One Thing Leads to Another – Part Two

We have been looking at how one thing leads to another. How the Covid pandemic has released or at least brought to our attention other “pandemics” that we need to be aware of. More than that, as believers we are called to deal with them and in the process offer people hope.

Last time we looked at:

1> A Pandemic of Depression

2> A Pandemic of Distrust

3> A Pandemic of Division

4> A Pandemic of Defamation

Social media has given people the opportunity to speak against another person and certainly to express their thoughts about others. And, believe me, people can be so angry and so vicious. And, social media has also supplied a vehicle for these angry people to find one another. Someone has said, and I agree, “People – including far too many professing believers – click ‘send’ too quickly and with too much outrage.”

If you make a mistake or step out of line, you can suddenly find yourself in the middle of a social media war. People have far less restraint toward damaging the reputation of others than in the past. And, I believe that church members are saying hurtful things at a level not seen pre-pandemic.

I have actually turned a lot of my social media accounts off as I tired of reading people’s opinions about everything from A to Z. I find it interesting that many people ask me what my opinion is of certain public events. I honestly don’t share my opinion very often as I don’t think it is that important or even helpful in dealing with most situations. I can add a biblical insight or a Bible principle, but seldom my opinion. In my 45+ years of walking with the Lord He has never once asked me my opinion. So, I tend to believe that what I am thinking, my opinion, is not all that important in the Kingdom.

I believe we have reached the saturation point. And it is time for believers to take seriously the eighth commandment about bearing false witness toward others. But one thing is for sure, it is time for true believers to take great care in how we speak of or characterize others.

5> A Pandemic of Disorientation

Many things have changed quickly in our culture — some good, some bad. But the speed at which these changes have come has left little time for people to thoughtfully reflect on and engage these changes. The result has been widespread disorientation. This is true for individuals who have lost their sense of identity as well as for churches. Changes have happened so rapidly that we have not had time to integrate them into our thinking and our lifestyle. Thus, we have lost one of the ways that we usually identify who we are. – our personal identity. Questions such as: Who are we? Who am I? What am I? What do I really believe? Are hard to answer when change is happening so quickly.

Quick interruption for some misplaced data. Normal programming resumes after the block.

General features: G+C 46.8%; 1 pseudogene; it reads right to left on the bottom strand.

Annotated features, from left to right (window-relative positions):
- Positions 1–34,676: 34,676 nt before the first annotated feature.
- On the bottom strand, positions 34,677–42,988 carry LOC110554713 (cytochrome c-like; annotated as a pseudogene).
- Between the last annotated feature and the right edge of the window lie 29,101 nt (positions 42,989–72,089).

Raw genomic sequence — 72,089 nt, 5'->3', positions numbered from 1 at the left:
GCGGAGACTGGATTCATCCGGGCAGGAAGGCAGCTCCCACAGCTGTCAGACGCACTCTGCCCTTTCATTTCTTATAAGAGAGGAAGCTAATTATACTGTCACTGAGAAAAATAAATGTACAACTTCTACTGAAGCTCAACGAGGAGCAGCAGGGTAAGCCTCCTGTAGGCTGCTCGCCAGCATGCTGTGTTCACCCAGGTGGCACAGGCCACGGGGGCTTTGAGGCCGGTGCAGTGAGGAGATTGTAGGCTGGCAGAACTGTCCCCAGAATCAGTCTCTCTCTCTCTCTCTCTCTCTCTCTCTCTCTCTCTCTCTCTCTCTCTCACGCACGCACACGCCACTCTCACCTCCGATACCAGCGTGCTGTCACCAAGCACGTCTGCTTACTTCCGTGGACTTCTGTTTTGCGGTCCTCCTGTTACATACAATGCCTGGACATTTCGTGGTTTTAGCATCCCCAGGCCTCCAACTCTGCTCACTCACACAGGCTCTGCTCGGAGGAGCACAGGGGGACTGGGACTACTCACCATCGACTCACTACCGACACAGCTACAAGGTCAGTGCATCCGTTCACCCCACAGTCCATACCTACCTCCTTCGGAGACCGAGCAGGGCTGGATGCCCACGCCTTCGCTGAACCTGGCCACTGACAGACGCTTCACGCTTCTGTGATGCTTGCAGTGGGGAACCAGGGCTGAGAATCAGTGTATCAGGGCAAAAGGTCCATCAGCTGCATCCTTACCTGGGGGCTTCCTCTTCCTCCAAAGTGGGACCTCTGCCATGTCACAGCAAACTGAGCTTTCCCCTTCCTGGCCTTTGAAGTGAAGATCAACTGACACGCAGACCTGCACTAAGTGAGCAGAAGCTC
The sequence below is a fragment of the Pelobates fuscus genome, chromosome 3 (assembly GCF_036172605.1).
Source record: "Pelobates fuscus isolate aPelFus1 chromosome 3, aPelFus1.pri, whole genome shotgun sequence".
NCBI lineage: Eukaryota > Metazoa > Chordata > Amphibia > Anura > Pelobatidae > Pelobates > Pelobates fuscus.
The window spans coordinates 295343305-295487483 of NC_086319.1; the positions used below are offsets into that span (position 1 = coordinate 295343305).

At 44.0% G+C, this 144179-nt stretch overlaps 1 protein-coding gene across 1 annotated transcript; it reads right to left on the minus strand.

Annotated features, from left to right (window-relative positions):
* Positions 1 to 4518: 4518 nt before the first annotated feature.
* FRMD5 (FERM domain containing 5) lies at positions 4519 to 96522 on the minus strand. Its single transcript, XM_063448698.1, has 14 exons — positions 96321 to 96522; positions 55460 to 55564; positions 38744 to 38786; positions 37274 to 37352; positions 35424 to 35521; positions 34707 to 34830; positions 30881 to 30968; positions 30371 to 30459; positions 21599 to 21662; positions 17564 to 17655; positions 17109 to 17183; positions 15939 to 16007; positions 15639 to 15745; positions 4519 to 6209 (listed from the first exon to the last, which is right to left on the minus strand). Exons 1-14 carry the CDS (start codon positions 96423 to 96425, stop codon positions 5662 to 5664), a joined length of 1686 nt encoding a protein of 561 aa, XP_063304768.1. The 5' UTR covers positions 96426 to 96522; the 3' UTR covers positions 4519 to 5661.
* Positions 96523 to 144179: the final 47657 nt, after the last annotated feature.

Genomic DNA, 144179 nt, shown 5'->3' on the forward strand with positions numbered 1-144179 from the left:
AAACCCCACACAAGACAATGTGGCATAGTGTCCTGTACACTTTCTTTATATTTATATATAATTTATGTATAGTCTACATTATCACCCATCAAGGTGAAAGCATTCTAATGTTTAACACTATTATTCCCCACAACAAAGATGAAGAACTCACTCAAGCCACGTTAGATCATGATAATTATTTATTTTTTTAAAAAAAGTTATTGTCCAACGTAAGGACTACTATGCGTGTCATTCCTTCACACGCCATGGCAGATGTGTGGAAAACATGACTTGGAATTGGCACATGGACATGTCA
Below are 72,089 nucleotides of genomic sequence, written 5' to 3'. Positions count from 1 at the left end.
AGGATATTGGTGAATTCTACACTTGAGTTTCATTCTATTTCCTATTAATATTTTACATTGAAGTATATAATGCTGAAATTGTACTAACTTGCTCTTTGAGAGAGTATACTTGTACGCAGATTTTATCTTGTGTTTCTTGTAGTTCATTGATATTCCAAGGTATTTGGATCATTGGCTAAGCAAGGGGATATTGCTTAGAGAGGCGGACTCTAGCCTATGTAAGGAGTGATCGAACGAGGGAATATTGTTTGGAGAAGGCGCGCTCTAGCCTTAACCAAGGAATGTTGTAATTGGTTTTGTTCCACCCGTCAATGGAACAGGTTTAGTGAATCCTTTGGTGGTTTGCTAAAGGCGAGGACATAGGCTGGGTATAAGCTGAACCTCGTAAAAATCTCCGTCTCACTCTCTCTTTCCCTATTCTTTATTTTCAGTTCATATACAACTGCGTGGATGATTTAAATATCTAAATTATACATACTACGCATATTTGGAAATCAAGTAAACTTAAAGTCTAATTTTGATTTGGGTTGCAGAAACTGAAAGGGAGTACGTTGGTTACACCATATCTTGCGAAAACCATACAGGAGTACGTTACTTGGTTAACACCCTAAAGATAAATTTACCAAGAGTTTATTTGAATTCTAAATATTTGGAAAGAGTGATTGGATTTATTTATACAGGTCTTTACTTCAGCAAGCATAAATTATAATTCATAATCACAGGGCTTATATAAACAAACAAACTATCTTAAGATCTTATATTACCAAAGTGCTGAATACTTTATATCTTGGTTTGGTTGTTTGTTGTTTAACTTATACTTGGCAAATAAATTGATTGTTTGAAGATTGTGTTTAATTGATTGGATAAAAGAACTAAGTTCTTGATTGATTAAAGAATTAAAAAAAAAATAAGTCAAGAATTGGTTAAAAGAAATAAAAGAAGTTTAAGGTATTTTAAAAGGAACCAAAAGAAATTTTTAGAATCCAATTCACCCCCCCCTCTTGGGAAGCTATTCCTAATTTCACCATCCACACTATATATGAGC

We see this identity disorientation in many of our conversations. We are talking about, struggling with, and trying to understand such things as gender identity, race, ethnicity, nationality, and more. These discussions point to the fact that we we are no longer sure who we are. Or, perhaps, we are sure, but it’s different than it used to be.

So, much could be said here. But as Christians, now is the time to be be more oriented toward our identity in Christ. We need to be focusing on who the Bible says we are because we have made Jesus Christ Lord and Saviour. This is a great source of stability in the midst of the rapid social change and turmoil that we are experiencing. 

6> A Pandemic of Disruption

Of course, Covid-19 created the greatest global crisis since Word War Two. Along with it came great disruptions in the way we go to school, work, travel, and relate to others.

For many people, my family included, work shifted from a work office to a home office. In-person meetings became virtual meetings. Some businesses and occupations flourished while many others suffered. So much has changed. Much of that change, I believe, will remain — and there is much more change to come. We are not going to see society and our world return to “normal.” The old normal has been permanently lost and left behind. And the new normal is one that is shifting constantly. 

These disruptions brought about a “fluid new normal” that we will have to learn to navigate. But disruptions don’t eliminate the need we all have for deep, biblical community. This time of disruption should drive us to Christ and to the Christian community.